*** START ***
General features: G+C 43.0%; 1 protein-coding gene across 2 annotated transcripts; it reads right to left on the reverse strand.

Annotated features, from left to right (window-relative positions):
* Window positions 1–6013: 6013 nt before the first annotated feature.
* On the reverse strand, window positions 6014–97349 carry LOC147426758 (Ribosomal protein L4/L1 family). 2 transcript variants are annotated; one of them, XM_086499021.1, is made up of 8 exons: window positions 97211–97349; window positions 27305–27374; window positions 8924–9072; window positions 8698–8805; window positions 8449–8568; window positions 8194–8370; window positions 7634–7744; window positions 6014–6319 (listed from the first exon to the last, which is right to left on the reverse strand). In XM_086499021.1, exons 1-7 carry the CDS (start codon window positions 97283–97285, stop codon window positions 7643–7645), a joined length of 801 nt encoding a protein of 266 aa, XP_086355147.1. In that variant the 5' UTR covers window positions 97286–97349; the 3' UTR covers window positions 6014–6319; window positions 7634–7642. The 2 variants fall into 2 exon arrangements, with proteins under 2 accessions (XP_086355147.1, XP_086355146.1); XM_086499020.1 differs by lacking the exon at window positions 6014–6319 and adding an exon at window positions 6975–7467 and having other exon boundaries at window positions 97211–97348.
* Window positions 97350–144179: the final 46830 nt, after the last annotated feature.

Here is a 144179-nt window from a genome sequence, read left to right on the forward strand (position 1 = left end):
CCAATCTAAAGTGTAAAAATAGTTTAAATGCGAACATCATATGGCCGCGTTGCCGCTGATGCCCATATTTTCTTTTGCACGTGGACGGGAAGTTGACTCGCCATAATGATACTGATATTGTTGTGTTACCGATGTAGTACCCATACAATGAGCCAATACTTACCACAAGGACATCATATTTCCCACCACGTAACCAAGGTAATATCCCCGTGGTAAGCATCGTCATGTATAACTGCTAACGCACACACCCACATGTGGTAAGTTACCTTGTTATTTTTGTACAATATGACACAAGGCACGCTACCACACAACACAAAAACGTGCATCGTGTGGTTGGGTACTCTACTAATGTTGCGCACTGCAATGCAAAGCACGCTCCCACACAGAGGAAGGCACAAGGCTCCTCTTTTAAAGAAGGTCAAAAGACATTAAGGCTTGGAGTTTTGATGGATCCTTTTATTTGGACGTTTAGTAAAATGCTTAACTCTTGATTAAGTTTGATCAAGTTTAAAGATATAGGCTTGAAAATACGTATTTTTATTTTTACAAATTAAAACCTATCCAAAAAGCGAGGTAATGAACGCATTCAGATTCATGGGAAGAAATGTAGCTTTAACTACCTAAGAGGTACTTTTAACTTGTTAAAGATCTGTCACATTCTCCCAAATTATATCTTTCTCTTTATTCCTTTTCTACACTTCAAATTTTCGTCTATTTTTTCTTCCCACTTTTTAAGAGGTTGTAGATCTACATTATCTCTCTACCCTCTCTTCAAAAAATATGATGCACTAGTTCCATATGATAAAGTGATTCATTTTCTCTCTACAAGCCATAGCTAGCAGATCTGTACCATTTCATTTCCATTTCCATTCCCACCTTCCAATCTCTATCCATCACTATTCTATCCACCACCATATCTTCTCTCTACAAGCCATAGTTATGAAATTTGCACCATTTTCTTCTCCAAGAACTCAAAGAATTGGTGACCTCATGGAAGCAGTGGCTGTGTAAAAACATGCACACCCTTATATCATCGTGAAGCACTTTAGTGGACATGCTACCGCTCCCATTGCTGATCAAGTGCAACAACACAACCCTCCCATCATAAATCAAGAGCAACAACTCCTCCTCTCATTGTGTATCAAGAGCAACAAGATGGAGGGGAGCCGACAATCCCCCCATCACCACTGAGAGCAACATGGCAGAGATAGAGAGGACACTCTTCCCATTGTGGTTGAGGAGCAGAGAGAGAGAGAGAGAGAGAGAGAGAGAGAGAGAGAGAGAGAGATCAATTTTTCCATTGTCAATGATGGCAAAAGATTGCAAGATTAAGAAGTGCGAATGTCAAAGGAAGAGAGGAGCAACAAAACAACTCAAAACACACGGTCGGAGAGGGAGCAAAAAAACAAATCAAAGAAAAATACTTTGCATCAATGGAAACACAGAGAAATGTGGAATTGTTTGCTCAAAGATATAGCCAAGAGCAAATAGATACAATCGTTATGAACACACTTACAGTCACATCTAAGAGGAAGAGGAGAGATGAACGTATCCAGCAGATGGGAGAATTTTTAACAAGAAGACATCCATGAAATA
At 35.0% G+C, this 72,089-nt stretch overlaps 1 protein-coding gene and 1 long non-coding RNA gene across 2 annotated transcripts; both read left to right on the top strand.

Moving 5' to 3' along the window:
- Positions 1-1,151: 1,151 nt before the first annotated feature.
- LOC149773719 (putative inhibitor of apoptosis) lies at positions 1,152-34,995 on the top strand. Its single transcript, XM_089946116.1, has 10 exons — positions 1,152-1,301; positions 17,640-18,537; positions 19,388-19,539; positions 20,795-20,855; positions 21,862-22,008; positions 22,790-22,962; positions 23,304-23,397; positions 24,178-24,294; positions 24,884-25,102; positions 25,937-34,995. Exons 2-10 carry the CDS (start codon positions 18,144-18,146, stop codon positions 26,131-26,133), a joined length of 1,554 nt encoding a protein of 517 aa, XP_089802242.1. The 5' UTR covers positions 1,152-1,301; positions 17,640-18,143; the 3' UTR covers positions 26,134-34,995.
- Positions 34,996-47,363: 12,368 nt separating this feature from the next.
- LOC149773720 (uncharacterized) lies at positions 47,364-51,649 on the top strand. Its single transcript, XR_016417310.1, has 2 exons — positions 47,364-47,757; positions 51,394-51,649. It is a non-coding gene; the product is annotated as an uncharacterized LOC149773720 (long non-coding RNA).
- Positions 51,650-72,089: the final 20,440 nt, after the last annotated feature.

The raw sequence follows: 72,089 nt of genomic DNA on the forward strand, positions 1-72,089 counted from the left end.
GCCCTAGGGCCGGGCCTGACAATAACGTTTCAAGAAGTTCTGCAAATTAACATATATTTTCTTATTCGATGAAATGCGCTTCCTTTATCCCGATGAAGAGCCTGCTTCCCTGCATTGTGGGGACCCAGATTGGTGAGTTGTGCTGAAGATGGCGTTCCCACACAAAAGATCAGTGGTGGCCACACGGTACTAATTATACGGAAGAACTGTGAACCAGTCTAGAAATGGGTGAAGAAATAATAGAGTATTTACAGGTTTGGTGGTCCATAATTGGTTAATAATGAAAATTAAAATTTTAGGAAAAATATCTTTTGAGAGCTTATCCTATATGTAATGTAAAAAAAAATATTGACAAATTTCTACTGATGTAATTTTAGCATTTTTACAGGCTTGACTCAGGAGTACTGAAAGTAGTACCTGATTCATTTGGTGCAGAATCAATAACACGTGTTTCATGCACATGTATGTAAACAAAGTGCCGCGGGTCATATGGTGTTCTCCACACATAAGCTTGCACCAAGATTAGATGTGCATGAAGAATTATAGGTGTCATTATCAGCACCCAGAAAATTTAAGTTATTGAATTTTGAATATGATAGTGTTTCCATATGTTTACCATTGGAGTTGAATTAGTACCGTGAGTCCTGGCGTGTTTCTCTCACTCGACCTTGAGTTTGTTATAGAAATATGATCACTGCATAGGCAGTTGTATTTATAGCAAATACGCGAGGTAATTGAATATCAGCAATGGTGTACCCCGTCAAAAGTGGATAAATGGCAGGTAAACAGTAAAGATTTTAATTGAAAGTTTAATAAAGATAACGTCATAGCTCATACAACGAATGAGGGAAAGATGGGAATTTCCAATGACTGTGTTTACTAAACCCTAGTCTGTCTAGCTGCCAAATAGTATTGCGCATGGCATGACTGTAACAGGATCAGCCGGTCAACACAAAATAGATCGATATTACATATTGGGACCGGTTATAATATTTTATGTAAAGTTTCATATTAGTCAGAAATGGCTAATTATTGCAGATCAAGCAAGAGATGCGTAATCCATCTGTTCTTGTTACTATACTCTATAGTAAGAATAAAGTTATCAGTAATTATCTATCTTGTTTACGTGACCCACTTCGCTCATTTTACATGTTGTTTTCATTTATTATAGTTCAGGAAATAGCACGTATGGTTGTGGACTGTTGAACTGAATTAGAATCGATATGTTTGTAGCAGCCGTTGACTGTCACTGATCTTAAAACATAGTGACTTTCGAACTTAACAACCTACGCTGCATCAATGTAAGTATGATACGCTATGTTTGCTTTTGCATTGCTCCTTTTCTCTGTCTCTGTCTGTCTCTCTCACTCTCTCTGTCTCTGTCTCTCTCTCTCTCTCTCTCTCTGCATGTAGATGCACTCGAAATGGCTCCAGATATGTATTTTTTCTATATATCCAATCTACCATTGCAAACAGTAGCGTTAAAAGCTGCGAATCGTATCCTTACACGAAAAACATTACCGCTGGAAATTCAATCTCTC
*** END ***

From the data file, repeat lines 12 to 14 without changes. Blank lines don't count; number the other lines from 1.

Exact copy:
- Positions 34,996-47,363: 12,368 nt separating this feature from the next.
- LOC149773720 (uncharacterized) lies at positions 47,364-51,649 on the top strand. Its single transcript, XR_016417310.1, has 2 exons — positions 47,364-47,757; positions 51,394-51,649. It is a non-coding gene; the product is annotated as an uncharacterized LOC149773720 (long non-coding RNA).
- Positions 51,650-72,089: the final 20,440 nt, after the last annotated feature.